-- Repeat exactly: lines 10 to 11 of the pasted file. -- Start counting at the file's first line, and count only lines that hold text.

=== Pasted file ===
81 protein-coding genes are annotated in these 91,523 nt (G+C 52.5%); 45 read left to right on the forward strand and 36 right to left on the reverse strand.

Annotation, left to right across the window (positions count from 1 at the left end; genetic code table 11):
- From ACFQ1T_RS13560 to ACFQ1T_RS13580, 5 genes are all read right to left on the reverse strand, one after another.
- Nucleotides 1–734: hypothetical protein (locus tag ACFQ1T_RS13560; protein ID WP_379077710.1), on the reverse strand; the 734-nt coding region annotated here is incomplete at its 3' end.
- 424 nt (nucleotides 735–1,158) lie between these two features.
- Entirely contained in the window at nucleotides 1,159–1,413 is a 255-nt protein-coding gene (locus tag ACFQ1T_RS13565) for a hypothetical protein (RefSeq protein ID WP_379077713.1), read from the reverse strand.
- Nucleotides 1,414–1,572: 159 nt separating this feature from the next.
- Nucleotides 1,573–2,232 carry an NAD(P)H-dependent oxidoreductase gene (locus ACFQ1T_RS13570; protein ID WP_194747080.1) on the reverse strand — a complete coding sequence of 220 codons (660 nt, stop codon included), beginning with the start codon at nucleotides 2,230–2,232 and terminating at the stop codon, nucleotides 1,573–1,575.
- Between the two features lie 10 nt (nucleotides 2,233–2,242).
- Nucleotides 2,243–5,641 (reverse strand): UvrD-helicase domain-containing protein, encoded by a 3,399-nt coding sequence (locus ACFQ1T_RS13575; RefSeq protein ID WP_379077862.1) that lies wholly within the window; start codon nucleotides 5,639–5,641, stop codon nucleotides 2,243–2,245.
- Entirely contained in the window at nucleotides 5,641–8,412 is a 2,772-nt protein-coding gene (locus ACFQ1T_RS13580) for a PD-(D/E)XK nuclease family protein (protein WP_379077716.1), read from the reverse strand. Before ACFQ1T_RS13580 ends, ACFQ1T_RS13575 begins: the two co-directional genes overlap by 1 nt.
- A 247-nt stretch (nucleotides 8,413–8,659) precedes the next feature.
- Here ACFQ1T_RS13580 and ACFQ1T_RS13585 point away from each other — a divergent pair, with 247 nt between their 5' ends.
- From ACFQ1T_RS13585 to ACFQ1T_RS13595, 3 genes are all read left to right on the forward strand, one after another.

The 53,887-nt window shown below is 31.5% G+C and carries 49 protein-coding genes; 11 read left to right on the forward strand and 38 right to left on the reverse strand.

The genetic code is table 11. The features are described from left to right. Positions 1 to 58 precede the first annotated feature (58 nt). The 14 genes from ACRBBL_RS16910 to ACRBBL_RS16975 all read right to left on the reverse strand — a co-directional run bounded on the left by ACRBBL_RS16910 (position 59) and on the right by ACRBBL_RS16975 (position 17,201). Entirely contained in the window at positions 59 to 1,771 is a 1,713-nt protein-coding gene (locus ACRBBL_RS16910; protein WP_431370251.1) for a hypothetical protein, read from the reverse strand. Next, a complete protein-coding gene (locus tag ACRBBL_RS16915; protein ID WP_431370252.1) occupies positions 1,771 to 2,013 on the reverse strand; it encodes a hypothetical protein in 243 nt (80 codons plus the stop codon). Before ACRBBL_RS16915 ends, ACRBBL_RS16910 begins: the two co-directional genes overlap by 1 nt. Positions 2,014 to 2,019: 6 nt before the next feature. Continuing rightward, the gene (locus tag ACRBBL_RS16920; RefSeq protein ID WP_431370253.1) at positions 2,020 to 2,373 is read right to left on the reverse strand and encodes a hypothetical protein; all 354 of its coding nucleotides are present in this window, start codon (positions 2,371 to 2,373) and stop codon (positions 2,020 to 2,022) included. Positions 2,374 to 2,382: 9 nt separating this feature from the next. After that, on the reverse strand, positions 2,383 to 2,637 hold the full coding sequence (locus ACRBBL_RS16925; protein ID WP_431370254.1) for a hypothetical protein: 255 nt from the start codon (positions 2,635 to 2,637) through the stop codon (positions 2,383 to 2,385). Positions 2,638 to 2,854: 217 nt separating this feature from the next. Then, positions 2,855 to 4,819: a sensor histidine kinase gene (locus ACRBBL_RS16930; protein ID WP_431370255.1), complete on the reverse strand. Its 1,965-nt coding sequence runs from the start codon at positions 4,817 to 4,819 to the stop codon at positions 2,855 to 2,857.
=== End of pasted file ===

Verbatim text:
- Nucleotides 2,243–5,641 (reverse strand): UvrD-helicase domain-containing protein, encoded by a 3,399-nt coding sequence (locus ACFQ1T_RS13575; RefSeq protein ID WP_379077862.1) that lies wholly within the window; start codon nucleotides 5,639–5,641, stop codon nucleotides 2,243–2,245.
- Entirely contained in the window at nucleotides 5,641–8,412 is a 2,772-nt protein-coding gene (locus ACFQ1T_RS13580) for a PD-(D/E)XK nuclease family protein (protein WP_379077716.1), read from the reverse strand. Before ACFQ1T_RS13580 ends, ACFQ1T_RS13575 begins: the two co-directional genes overlap by 1 nt.